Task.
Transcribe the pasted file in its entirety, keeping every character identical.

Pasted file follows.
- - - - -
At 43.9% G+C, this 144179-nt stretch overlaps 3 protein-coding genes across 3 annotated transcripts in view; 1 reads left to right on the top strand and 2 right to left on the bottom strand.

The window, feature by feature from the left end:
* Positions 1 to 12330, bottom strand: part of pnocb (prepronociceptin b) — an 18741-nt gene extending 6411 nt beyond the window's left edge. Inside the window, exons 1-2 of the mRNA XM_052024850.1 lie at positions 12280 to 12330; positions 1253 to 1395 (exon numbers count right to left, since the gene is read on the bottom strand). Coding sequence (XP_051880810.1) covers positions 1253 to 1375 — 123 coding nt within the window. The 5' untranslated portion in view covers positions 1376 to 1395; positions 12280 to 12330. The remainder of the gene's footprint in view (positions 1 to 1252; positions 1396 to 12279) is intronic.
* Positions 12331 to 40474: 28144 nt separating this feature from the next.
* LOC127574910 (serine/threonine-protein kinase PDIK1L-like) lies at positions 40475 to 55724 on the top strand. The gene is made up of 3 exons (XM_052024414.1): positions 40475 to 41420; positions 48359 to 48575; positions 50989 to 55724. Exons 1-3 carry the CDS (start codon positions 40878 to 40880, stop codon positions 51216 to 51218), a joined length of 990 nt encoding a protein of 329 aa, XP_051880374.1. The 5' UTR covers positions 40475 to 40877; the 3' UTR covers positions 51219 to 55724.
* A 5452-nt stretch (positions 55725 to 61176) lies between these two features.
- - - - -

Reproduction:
At 43.9% G+C, this 144179-nt stretch overlaps 3 protein-coding genes across 3 annotated transcripts in view; 1 reads left to right on the top strand and 2 right to left on the bottom strand.

The window, feature by feature from the left end:
* Positions 1 to 12330, bottom strand: part of pnocb (prepronociceptin b) — an 18741-nt gene extending 6411 nt beyond the window's left edge. Inside the window, exons 1-2 of the mRNA XM_052024850.1 lie at positions 12280 to 12330; positions 1253 to 1395 (exon numbers count right to left, since the gene is read on the bottom strand). Coding sequence (XP_051880810.1) covers positions 1253 to 1375 — 123 coding nt within the window. The 5' untranslated portion in view covers positions 1376 to 1395; positions 12280 to 12330. The remainder of the gene's footprint in view (positions 1 to 1252; positions 1396 to 12279) is intronic.
* Positions 12331 to 40474: 28144 nt separating this feature from the next.
* LOC127574910 (serine/threonine-protein kinase PDIK1L-like) lies at positions 40475 to 55724 on the top strand. The gene is made up of 3 exons (XM_052024414.1): positions 40475 to 41420; positions 48359 to 48575; positions 50989 to 55724. Exons 1-3 carry the CDS (start codon positions 40878 to 40880, stop codon positions 51216 to 51218), a joined length of 990 nt encoding a protein of 329 aa, XP_051880374.1. The 5' UTR covers positions 40475 to 40877; the 3' UTR covers positions 51219 to 55724.
* A 5452-nt stretch (positions 55725 to 61176) lies between these two features.